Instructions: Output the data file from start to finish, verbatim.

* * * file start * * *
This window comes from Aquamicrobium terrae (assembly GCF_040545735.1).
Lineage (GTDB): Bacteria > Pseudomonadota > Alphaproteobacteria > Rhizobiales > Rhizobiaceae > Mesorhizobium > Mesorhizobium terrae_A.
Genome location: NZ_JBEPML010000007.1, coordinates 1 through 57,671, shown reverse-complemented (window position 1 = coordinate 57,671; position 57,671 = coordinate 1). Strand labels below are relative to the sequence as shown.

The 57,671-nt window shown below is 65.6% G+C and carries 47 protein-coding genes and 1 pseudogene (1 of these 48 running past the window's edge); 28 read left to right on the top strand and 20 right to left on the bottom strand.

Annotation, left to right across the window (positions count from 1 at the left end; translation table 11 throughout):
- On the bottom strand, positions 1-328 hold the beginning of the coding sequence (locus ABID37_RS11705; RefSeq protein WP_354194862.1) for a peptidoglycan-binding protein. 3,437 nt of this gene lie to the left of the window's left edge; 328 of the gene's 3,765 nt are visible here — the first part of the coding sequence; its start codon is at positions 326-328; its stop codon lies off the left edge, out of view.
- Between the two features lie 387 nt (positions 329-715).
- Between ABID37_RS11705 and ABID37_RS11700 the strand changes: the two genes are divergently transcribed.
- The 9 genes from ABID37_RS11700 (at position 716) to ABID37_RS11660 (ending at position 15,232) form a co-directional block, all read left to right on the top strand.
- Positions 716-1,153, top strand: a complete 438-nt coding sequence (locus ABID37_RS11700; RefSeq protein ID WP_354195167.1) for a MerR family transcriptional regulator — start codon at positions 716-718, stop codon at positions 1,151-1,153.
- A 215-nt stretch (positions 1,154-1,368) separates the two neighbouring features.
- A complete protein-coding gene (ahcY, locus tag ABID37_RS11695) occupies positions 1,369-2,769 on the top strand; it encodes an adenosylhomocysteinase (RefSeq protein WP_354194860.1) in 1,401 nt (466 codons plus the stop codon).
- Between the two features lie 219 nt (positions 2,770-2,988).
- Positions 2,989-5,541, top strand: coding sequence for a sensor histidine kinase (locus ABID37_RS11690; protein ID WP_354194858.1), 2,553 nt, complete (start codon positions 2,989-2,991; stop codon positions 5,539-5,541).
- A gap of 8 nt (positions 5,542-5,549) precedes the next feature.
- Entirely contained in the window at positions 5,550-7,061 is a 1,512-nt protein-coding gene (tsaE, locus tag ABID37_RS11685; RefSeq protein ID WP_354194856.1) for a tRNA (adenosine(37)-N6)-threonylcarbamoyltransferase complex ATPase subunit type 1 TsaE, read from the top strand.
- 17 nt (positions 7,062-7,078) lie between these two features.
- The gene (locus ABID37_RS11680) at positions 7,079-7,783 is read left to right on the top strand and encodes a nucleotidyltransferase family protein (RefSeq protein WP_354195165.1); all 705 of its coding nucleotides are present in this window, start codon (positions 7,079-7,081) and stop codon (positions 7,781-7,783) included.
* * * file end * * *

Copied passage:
This window comes from Aquamicrobium terrae (assembly GCF_040545735.1).
Lineage (GTDB): Bacteria > Pseudomonadota > Alphaproteobacteria > Rhizobiales > Rhizobiaceae > Mesorhizobium > Mesorhizobium terrae_A.
Genome location: NZ_JBEPML010000007.1, coordinates 1 through 57,671, shown reverse-complemented (window position 1 = coordinate 57,671; position 57,671 = coordinate 1). Strand labels below are relative to the sequence as shown.

The 57,671-nt window shown below is 65.6% G+C and carries 47 protein-coding genes and 1 pseudogene (1 of these 48 running past the window's edge); 28 read left to right on the top strand and 20 right to left on the bottom strand.

Annotation, left to right across the window (positions count from 1 at the left end; translation table 11 throughout):
- On the bottom strand, positions 1-328 hold the beginning of the coding sequence (locus ABID37_RS11705; RefSeq protein WP_354194862.1) for a peptidoglycan-binding protein. 3,437 nt of this gene lie to the left of the window's left edge; 328 of the gene's 3,765 nt are visible here — the first part of the coding sequence; its start codon is at positions 326-328; its stop codon lies off the left edge, out of view.
- Between the two features lie 387 nt (positions 329-715).
- Between ABID37_RS11705 and ABID37_RS11700 the strand changes: the two genes are divergently transcribed.
- The 9 genes from ABID37_RS11700 (at position 716) to ABID37_RS11660 (ending at position 15,232) form a co-directional block, all read left to right on the top strand.
- Positions 716-1,153, top strand: a complete 438-nt coding sequence (locus ABID37_RS11700; RefSeq protein ID WP_354195167.1) for a MerR family transcriptional regulator — start codon at positions 716-718, stop codon at positions 1,151-1,153.
- A 215-nt stretch (positions 1,154-1,368) separates the two neighbouring features.
- A complete protein-coding gene (ahcY, locus tag ABID37_RS11695) occupies positions 1,369-2,769 on the top strand; it encodes an adenosylhomocysteinase (RefSeq protein WP_354194860.1) in 1,401 nt (466 codons plus the stop codon).
- Between the two features lie 219 nt (positions 2,770-2,988).
- Positions 2,989-5,541, top strand: coding sequence for a sensor histidine kinase (locus ABID37_RS11690; protein ID WP_354194858.1), 2,553 nt, complete (start codon positions 2,989-2,991; stop codon positions 5,539-5,541).
- A gap of 8 nt (positions 5,542-5,549) precedes the next feature.
- Entirely contained in the window at positions 5,550-7,061 is a 1,512-nt protein-coding gene (tsaE, locus tag ABID37_RS11685; RefSeq protein ID WP_354194856.1) for a tRNA (adenosine(37)-N6)-threonylcarbamoyltransferase complex ATPase subunit type 1 TsaE, read from the top strand.
- 17 nt (positions 7,062-7,078) lie between these two features.
- The gene (locus ABID37_RS11680) at positions 7,079-7,783 is read left to right on the top strand and encodes a nucleotidyltransferase family protein (RefSeq protein WP_354195165.1); all 705 of its coding nucleotides are present in this window, start codon (positions 7,079-7,081) and stop codon (positions 7,781-7,783) included.